Alexander Hamilton Papers

To Alexander Hamilton from Uriah Tracy, 6 April 1797

From Uriah Tracy

Philada. 6th. April ’97


I thank you for your Letter of the 1st inst.1—but as Johnson of Salisbury2 teazes to purchase for him the Land, which lies in that Town, in your care, I will thank you to write me or him, whether you mean he should have it.

Your plan you say respecting our public affairs is to move together till common danger rouse to common Action. I am perfectly in sentiment with you—provided we can rouse before all is lost—And to exhaust attempts at negociation. In this, I agree, if it has not been done already; I have no objection to clothing with full powers, to Treat with France, either of our foreign Ministers, or even keeping Mr Pinckney at Amsterdam, or any other convenient place, for the purpose, as he has all the ordinary & extraordinary powers of the plenipotentiary & Envoy—& let France & the world know we are ready to negociate on any terms of accomodations—the moment the French Governmt are willing to treat us with civility & propriety, but Sir, I am not willing to send an Envoy Extraordinary to France, nor to retract a syllable of our Governmental Acts, nor a single step of the administration; sending an Envoy now would do all this, and more, it would commit the whole of our national dignity, to be trampled upon by that haughty & accursed Nation, & rivet their infamous disorganizing chains on us, beyond even our present disgraceful situation.

Every nerve ought to be exerted to induce a preparation for War; This preparation is not only proper, but necessary to our existence as an independent Nation—& if such a Vote cannot be obtained in the House of Representatives, (the Senators there seem to be yet a doubt of) what will be the condition of our Country? We shall be much worse than Colonies to France, we shall be like the little Sister Republics in Europe—oppressed with spoliations & then taxed for the very fraternal piracy. If the Country can be roused to a proper sense of their wrongs, & their National dignity, if we are not so far benumbed with French principles as to have lost a sense of all propriety we shall undoubtedly arm in self defence, & let the French Nation & the World know, we have the discernment & spirit to discover & resent injuries of the most flagrant nature.

But if the House of Reps as I much fear they will not only vote to do nothing, but add to this their opinion by a public Vote, that the Governmt has injured France, & we deserve all this, as many of them now talk—Then it is, & in that case only, that I urge a separation.

The Southern part of the Union is increasing by frequent importations of foreign scoundrels as well as by those of home manufacture, their country is large & capable of such increase both in population & number of States—that in both houses of Congress, the Northern States will soon be swallowed up, & the name & real character of an American soon be known only as a thing of tradition; add to this the explosion which must sooner or later derive itself from their Slaves, & which must be hastened by such a step of the Government, drawing closer the bands of Amity with the French; all these, & many more painful facts induce me to believe a separation absolutely necessary to preserve an independence in a part, which could not be done united. We are really so different in manners in opinion and in activity & exertion, that the Northern States have been a number of years carrying the Southern on their backs—as the living subjects of Mezentius3 were doomed each to carry a corpse. In this view of the subject, I cannot be brought to regret a separation; if we must altogether become Colonies or worse to France or Separate, I am for a Separation—if we are, in the Northern States, to be Colonies to France or England, I choose the latter; but I really see no danger of any connection, beyond that of Commerce & Navigation, such as we now have with G Britain, with some additions of a similar kind. An influence of a political kind, cannot be established by the British Nation, and as to the French with the South combating the North in Connection with Britain; allow the worst it is only subjugation to one power, or another, and is that any worse than the situation we shall be in, if my fears are verified, as to the conduct of the House of Reps? French influence must not be increased, it must be diminished. I cannot hesitate a moment between the increase of French influence, & a division of the Union. I can conceive of no possible situation so terrible to this Country, as to admit the French to impose such friendship upon us as they are determined to, unless timely resistance is given. I cannot fear British influence, but had rather risk it, than not to knock off the chains of French fraternity; which are literally the primal curse of Heaven. Pardon me, my Dear Sir, I will not be obstinate, but I must be convinced of my Error, & I will retract. I know the sensible part of our Southern Brethren fear a separation, & I really think a measure, would tend to hinder it. I am Sir, Yrs sincerely,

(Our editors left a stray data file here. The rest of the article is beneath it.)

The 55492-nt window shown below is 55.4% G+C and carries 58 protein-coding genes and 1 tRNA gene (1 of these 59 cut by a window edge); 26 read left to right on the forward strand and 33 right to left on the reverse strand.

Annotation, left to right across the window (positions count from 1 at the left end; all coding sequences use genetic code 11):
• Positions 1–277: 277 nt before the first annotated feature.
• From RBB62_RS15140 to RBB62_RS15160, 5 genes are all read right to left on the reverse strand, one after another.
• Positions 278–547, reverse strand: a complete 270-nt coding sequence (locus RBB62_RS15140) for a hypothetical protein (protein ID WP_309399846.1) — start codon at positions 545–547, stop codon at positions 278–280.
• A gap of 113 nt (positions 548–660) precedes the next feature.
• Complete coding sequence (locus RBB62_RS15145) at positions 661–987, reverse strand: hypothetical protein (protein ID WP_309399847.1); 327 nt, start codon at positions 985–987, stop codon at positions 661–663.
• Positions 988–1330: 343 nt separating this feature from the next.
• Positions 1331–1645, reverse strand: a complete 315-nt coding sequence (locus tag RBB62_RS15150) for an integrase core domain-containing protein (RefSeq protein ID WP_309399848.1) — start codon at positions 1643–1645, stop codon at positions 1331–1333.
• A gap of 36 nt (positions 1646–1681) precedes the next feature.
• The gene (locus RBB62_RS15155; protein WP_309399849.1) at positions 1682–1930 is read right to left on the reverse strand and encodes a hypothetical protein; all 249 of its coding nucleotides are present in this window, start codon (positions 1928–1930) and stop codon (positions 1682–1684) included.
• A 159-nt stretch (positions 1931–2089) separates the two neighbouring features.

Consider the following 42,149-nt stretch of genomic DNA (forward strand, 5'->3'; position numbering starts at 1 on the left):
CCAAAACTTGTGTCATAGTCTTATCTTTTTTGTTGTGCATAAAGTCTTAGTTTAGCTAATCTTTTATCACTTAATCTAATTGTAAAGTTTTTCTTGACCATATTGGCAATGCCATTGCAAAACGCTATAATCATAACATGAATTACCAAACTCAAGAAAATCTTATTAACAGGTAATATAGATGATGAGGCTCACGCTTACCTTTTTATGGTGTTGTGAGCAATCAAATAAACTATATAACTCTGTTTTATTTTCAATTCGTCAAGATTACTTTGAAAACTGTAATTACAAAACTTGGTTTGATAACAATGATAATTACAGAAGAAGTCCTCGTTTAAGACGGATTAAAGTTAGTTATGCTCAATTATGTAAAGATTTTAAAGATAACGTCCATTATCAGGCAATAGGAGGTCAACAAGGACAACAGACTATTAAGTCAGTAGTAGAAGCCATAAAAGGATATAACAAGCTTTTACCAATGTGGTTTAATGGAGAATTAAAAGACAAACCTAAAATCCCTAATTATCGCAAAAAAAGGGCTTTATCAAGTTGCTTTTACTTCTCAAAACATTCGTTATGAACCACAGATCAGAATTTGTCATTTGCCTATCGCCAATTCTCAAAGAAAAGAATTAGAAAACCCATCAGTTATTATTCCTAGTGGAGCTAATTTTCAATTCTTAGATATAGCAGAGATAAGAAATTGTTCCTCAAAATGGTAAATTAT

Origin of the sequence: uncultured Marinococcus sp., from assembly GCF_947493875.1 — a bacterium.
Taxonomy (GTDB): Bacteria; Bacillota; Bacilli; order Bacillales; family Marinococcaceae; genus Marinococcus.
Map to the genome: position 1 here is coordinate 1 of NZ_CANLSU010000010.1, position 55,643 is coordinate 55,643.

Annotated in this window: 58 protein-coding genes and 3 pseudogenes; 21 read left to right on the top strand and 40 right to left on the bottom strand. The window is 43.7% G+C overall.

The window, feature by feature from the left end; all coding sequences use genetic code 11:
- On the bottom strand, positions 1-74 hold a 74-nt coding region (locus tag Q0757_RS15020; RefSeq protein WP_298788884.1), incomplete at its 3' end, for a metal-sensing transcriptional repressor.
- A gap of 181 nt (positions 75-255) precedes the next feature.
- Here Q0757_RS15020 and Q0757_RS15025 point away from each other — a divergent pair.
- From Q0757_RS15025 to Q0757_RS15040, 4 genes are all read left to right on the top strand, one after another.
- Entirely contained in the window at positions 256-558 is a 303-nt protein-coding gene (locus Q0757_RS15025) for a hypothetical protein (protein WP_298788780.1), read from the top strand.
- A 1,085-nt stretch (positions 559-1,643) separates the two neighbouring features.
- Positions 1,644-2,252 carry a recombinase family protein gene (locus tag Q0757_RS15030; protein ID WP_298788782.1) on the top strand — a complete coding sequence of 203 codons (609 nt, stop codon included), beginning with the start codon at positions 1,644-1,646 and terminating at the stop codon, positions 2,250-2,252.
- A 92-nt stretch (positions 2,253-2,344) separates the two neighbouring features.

Uriah T⟨racy⟩

Col⟨o⟩ Hamilt⟨on⟩

ALS, Hamilton Papers, Library of Congress.

1Letter not found.

3In Roman mythology Mezentius was an Etruscan king who bound living persons face to face with dead ones, leaving them to starve.

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